42 1. Various Ways of Representing Surfaces and Examples

Figure 1.24. Determining the area of a spherical triangle.

we have are the angles, however, we cannot determine the area, since

the triangle could be scaled up or down, preserving the angles while

changing the area.

This is not the case on the surface of the sphere; given a spherical

triangle, that is, the region on the sphere enclosed by three geodesics

(great circles), we can find the area of the triangle via a wonderfully

elegant formula in terms of the angles, as follows.

Consider the ‘wedge’ lying between two lines of longitude on the

surface of a sphere, with an angle α between them. The area of

this wedge is proportional to α, and since the surface area of the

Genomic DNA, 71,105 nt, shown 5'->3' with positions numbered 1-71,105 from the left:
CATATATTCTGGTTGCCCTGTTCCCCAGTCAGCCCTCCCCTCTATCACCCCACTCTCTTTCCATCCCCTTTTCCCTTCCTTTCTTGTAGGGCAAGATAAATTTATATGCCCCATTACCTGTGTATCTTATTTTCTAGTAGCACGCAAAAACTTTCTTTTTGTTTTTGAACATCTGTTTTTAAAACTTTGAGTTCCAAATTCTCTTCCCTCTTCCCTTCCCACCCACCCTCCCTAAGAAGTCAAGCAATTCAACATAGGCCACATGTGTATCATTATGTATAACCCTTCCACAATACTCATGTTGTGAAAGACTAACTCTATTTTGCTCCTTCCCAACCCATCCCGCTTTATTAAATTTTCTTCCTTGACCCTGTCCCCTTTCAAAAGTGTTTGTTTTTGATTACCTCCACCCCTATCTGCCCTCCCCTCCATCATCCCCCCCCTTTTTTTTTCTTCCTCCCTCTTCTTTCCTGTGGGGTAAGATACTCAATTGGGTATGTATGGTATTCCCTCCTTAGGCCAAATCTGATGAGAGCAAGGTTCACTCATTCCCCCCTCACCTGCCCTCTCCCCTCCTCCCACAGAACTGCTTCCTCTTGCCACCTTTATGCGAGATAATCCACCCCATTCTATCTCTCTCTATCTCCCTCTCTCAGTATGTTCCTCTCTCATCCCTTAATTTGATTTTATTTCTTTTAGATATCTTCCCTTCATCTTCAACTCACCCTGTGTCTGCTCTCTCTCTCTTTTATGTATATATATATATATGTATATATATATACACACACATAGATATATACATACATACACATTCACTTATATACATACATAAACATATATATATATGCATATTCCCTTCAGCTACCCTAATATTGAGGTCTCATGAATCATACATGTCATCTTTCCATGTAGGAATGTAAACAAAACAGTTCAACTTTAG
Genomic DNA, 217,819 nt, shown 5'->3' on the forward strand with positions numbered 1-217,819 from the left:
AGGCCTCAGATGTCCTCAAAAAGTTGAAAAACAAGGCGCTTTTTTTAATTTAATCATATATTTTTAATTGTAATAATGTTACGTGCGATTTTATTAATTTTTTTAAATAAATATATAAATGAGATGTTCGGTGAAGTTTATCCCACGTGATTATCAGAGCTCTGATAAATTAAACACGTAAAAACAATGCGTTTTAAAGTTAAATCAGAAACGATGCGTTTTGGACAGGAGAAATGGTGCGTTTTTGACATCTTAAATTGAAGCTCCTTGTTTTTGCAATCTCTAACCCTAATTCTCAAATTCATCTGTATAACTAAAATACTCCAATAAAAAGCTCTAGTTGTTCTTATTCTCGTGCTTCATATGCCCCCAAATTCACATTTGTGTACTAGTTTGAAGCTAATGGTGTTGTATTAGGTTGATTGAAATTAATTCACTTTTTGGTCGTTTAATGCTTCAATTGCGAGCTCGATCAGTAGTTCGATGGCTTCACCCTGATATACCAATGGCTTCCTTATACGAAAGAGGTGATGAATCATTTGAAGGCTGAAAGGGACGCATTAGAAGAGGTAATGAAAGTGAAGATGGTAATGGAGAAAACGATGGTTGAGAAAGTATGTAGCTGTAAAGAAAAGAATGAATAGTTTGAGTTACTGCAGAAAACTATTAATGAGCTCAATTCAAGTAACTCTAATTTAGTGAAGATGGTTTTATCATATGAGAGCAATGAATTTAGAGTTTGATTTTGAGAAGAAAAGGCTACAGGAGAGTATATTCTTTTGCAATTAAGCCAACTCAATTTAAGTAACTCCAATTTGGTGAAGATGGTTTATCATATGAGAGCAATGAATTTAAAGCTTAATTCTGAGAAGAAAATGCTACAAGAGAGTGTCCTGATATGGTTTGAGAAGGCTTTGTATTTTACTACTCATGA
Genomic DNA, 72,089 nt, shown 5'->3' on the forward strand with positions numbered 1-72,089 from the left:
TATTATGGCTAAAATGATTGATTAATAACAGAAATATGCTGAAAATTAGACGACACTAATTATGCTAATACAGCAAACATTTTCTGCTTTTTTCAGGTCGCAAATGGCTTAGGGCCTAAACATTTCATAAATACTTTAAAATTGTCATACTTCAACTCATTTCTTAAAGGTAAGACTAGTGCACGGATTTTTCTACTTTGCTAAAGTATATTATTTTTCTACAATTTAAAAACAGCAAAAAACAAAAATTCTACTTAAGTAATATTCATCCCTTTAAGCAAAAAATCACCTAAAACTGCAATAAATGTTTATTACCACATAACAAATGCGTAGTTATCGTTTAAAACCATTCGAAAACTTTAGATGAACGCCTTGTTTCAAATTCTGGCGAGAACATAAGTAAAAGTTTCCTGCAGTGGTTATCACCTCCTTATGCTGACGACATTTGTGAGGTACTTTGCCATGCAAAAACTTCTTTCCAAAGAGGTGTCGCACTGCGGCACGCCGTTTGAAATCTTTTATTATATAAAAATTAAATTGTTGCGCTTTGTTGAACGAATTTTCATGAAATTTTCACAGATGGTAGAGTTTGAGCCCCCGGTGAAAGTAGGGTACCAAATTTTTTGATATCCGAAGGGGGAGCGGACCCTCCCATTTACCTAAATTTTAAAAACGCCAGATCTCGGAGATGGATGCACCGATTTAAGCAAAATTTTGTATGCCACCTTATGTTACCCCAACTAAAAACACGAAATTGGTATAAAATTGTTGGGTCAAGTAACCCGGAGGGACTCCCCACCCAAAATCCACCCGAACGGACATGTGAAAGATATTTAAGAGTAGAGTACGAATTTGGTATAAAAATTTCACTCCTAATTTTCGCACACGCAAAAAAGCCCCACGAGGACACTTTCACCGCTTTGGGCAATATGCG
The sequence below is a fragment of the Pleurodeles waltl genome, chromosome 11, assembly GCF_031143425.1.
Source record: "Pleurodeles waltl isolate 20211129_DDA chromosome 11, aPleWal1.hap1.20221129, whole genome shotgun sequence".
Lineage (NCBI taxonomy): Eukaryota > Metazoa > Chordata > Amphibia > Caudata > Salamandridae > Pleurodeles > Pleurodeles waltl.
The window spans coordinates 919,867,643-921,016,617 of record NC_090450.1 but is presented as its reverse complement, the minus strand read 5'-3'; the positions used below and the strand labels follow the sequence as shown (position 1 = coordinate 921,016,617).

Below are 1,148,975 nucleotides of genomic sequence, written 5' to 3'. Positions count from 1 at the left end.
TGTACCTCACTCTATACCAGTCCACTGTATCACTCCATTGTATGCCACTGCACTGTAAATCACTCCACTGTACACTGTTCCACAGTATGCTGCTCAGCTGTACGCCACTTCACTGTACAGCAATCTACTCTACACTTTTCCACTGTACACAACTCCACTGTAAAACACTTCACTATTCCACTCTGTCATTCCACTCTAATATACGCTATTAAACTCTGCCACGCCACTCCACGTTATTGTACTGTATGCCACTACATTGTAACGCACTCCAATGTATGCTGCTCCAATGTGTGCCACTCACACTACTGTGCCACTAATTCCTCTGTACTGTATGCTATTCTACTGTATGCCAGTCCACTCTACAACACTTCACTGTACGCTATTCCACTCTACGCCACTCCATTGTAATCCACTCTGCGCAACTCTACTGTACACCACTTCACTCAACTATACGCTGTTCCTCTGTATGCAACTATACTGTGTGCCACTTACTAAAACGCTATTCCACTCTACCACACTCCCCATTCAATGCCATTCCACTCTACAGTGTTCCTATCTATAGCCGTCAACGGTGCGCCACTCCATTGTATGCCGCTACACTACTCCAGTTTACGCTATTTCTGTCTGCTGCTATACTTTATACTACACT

sphere with radius R is

4πR2,

it follows that the area of the wedge

is α

2π

4πR2 = 2αR2. If we take this together with its mirror image

(upon reflection through the origin), which lies on the other side of

the sphere, runs between the same poles, and has the same area, then

the area of the ‘double wedge’ shown in Figure 1.24 is 4αR2.

Now consider a spherical triangle with angles α, β, and γ. Put

the vertex with angle α at the north pole, and consider the double

wedge lying between the two great circles which form the angle α.

Paint this double wedge red; as we saw above, it has area 4αR2.

Repeat this process with the angle β, painting the new double

wedge yellow, and with γ, painting that double wedge blue. Now

every point on the sphere has been painted exactly one colour (or,

as in Figure 1.24, one particular shade of gray), with the exception

of the points lying inside our triangle, and the points diametrically